On that Thursday, the day after I came home, I did a more thorough reading of the seemingly too many pages included in my discharge packet. On one page, I was told to schedule a follow-up appointment with the surgeon for the week after. On a different page, I was told to wait a week and then schedule a follow-up appointment with the surgeon. My pain was so minimal that I was willing to wait a week before scheduling that appointment. Meanwhile, on Friday morning, just 2 days post-surgery, this was the face that looked back at me from the bathroom mirror:
Man, I thought the bruising I experienced from the fall was ugly enough, but it was no match for the bruising I got from the surgery! This was much more bruising and much darker, but it did not last as long as the previous bruising had. Meanwhile, ever grateful that no one would look at me like I was crazy, I donned my mask whenever there was a chance I would see someone (even in the communal lobby when I went to check the mail). I did manage to make an appointment with my mechanic, who was crazy busy as it was, and learned that the check engine light was on because I needed to replace a camshaft solenoid (whatever that is!) to the tune, with tax, of almost $165. When it comes to vehicles, it’s been my experience that anything maintenance is always going to be costly, so I actually was almost pleasantly surprised at that cost only being that much.
On the Wednesday that marked a week since I’d left the hospital, I called to schedule my follow-up appointment. While I suspected I had gotten dissolvable stitches, I could still feel them in some places. I also had a place on the left side of my lower jaw that felt like the stitches had come apart and when my tongue ran over that space, I could tell that it felt different than the rest of my jaw. When the person answered my call, I explained that I was calling to schedule a follow-up appointment with my surgeon. The response I got was something to the effect that they normally don’t schedule follow-ups for the surgeons. I explained that I had paperwork from the hospital stating in two places that I needed to follow up with the surgeon, and that I had concerns about the stitches that hadn’t dissolved and the potential hole in my flesh where the stitches did not hold the spot together.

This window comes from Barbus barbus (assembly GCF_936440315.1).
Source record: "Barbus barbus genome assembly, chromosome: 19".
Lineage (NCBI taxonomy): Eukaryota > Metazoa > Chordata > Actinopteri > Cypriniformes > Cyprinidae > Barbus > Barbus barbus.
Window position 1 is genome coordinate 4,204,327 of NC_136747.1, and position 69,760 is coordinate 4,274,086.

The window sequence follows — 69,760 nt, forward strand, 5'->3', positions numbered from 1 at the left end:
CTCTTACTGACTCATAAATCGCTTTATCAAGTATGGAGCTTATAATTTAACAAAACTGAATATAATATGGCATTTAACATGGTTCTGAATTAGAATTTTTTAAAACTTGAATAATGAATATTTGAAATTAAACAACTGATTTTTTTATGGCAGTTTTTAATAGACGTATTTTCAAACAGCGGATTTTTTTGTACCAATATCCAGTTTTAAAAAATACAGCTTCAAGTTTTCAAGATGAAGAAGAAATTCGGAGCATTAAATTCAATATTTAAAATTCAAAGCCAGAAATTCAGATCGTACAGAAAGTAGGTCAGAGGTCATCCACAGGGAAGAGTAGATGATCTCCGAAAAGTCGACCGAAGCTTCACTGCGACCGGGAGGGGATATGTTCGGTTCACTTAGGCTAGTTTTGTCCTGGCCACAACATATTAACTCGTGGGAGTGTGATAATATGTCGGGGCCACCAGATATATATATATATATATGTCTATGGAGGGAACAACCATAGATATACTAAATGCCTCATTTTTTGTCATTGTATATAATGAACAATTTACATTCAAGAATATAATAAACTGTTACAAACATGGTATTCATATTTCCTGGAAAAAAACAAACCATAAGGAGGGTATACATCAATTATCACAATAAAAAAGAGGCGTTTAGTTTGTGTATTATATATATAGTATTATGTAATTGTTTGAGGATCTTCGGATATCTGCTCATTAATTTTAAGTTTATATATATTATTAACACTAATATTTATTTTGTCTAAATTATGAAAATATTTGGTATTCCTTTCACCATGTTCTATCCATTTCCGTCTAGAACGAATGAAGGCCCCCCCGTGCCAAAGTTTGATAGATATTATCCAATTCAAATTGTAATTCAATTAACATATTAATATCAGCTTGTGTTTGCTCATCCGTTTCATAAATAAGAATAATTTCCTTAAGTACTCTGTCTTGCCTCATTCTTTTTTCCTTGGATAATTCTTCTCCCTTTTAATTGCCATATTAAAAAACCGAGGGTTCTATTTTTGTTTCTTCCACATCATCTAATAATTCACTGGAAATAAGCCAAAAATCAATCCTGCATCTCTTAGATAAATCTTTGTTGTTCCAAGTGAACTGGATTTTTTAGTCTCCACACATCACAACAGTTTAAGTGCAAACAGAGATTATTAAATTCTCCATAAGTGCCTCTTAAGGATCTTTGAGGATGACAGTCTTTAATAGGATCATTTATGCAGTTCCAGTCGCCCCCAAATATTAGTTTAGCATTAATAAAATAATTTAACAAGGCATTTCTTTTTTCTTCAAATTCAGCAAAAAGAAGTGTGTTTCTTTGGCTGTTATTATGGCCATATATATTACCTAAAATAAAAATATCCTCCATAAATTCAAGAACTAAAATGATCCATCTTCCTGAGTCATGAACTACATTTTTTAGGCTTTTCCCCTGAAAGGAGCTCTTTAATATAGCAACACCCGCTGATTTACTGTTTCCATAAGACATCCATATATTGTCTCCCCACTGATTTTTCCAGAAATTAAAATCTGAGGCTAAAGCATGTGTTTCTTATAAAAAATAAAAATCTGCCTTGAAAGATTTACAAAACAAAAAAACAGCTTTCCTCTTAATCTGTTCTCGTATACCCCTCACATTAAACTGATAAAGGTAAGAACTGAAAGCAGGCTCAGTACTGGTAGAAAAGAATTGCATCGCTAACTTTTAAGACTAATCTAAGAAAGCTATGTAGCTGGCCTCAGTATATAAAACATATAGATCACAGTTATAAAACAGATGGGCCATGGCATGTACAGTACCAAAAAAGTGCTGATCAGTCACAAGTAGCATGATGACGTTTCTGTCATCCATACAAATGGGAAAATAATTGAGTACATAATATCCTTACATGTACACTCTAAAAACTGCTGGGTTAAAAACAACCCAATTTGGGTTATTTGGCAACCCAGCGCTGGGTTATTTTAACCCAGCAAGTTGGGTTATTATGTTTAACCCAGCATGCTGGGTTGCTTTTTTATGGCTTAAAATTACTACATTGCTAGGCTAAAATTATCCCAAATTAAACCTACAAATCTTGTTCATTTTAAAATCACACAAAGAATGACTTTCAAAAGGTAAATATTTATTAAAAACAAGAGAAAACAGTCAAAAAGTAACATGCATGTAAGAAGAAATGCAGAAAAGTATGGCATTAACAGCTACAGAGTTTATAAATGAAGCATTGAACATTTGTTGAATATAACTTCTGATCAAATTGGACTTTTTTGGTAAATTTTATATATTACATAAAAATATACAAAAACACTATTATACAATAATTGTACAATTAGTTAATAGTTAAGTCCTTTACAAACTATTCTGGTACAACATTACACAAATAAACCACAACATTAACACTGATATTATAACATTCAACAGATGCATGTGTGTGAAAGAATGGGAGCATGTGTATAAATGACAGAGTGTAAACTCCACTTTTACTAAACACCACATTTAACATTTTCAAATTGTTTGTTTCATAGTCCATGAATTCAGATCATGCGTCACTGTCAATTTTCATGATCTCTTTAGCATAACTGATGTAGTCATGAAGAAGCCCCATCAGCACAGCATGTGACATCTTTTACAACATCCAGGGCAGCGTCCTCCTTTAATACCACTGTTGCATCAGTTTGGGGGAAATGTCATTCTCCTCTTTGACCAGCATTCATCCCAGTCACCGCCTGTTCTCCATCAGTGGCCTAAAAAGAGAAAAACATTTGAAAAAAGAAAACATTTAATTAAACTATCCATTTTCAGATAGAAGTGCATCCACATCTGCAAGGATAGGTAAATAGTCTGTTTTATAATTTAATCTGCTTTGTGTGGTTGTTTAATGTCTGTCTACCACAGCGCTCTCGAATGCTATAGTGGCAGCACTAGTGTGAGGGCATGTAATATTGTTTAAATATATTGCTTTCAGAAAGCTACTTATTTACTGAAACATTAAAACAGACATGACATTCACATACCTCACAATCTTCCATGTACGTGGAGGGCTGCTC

I finally got a scheduled appointment by phone for 3:30 PM on Friday, November 18th. About an hour later, I got a confirmation text of the scheduled appointment – same date but at 3:40 PM. It’s become obvious to me that the right hand doesn’t know what the left hand is doing from having two different sets of instructions for when to schedule a follow-up appointment, but I decided I’d stick with the 3:30 PM time because I don’t mind being early somewhere, but I get anxiety if I’m not there a few minutes early, never mind late. It was supposed to be another 45-minute drive, so I left home at 2:30 PM. Since I was heading to the same town as the hospital, I did feel like that much of my driving felt a little bit more familiar. My GPS got me to the address on Eighth Street with about 7 minutes to spare (again, construction, one-way streets and school buses). I pulled up, to the address but was concerned, because the numbered building was merely a duplex house with no signage. I pulled out my paperwork and realized that it was I who had erred, that I’d let the GPS default to Eighth Street but the address I wanted was on Eighth Avenue. I corrected the information in my GPS and it reported back to me that I was 8 minutes away (so I would arrive at 3:31 PM). Of course, the GPS does not take into account the traffic, road construction and school bus continual stops. At 3:35 PM, I started calling the main phone number, wanting to alert someone that I was just a few minutes out but was on my way. I kept getting the message telling me to leave a message for a return call. After getting that same message three times, I dialed the main number and tried a different option from the menu and managed to get a live person. I was informed that I was already late, and I needed to get there before 3:45 or I would lose my appointment time. (It was another not rude but certainly not nice person I spoke to – perhaps that’s a qualification that employees have to have before they can be considered for a job?)
I got there at 3:41 PM and registered. Because I’m a bit anal-retentive, I had extra copies of every piece of paperwork I had been given since entering the hospital, so I save them time and cost by needing to make their own copies. I didn’t have a very long wait before I was called to go into an exam room.
Less than 10 minutes later, a man of obvious Asian heritage entered my room and introduced himself as Dr. Kim. I was expecting to see my surgeon but agreed to allow him to look inside my mouth. There was, indeed, a place on the top of my left jaw that had pulled apart and he said that what I could feel was a bit of a metal plate that was used to help connect my jaw. I obviously couldn’t see it, but I was pretty sure it was about a 1″ length that hadn’t closed correctly. Dr. Kim said he would give me Novocain and re-stitch it for me. And then the real fun (hear that word with sarcasm) started.